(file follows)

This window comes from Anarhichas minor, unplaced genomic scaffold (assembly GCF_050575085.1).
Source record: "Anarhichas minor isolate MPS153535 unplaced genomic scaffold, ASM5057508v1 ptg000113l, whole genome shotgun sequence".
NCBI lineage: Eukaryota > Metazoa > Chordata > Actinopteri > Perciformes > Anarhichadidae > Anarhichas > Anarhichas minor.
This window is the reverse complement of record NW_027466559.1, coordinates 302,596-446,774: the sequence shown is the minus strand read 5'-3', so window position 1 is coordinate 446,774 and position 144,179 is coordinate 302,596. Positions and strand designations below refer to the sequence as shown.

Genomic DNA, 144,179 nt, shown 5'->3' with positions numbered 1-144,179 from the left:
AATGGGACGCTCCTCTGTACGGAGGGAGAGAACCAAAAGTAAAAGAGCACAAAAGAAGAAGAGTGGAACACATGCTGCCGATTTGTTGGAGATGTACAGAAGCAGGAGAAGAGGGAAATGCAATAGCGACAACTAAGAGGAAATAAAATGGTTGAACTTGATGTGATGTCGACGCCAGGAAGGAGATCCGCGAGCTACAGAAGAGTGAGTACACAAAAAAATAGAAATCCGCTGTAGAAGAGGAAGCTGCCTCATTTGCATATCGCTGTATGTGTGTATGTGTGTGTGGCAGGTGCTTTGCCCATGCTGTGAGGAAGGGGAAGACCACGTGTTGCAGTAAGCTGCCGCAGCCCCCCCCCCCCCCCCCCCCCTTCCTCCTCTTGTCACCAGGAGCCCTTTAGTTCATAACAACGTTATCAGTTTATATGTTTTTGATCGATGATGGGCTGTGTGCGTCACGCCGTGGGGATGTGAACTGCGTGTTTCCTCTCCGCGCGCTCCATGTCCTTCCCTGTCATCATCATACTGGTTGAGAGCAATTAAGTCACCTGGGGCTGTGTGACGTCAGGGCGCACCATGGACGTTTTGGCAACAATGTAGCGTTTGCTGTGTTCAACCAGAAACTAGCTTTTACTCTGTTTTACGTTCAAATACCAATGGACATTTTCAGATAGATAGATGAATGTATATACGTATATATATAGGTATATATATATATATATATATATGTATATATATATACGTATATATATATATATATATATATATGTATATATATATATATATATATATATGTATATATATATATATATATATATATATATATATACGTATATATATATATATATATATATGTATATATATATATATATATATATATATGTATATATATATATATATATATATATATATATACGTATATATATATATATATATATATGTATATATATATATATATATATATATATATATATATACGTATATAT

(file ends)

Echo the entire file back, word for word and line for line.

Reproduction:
This window comes from Anarhichas minor, unplaced genomic scaffold (assembly GCF_050575085.1).
Source record: "Anarhichas minor isolate MPS153535 unplaced genomic scaffold, ASM5057508v1 ptg000113l, whole genome shotgun sequence".
NCBI lineage: Eukaryota > Metazoa > Chordata > Actinopteri > Perciformes > Anarhichadidae > Anarhichas > Anarhichas minor.
This window is the reverse complement of record NW_027466559.1, coordinates 302,596-446,774: the sequence shown is the minus strand read 5'-3', so window position 1 is coordinate 446,774 and position 144,179 is coordinate 302,596. Positions and strand designations below refer to the sequence as shown.

Genomic DNA, 144,179 nt, shown 5'->3' with positions numbered 1-144,179 from the left:
AATGGGACGCTCCTCTGTACGGAGGGAGAGAACCAAAAGTAAAAGAGCACAAAAGAAGAAGAGTGGAACACATGCTGCCGATTTGTTGGAGATGTACAGAAGCAGGAGAAGAGGGAAATGCAATAGCGACAACTAAGAGGAAATAAAATGGTTGAACTTGATGTGATGTCGACGCCAGGAAGGAGATCCGCGAGCTACAGAAGAGTGAGTACACAAAAAAATAGAAATCCGCTGTAGAAGAGGAAGCTGCCTCATTTGCATATCGCTGTATGTGTGTATGTGTGTGTGGCAGGTGCTTTGCCCATGCTGTGAGGAAGGGGAAGACCACGTGTTGCAGTAAGCTGCCGCAGCCCCCCCCCCCCCCCCCCCCCTTCCTCCTCTTGTCACCAGGAGCCCTTTAGTTCATAACAACGTTATCAGTTTATATGTTTTTGATCGATGATGGGCTGTGTGCGTCACGCCGTGGGGATGTGAACTGCGTGTTTCCTCTCCGCGCGCTCCATGTCCTTCCCTGTCATCATCATACTGGTTGAGAGCAATTAAGTCACCTGGGGCTGTGTGACGTCAGGGCGCACCATGGACGTTTTGGCAACAATGTAGCGTTTGCTGTGTTCAACCAGAAACTAGCTTTTACTCTGTTTTACGTTCAAATACCAATGGACATTTTCAGATAGATAGATGAATGTATATACGTATATATATAGGTATATATATATATATATATATATGTATATATATATACGTATATATATATATATATATATATATGTATATATATATATATATATATATATGTATATATATATATATATATATATATATATATATACGTATATATATATATATATATATATGTATATATATATATATATATATATATATGTATATATATATATATATATATATATATATATACGTATATATATATATATATATATATGTATATATATATATATATATATATATATATATATATACGTATATAT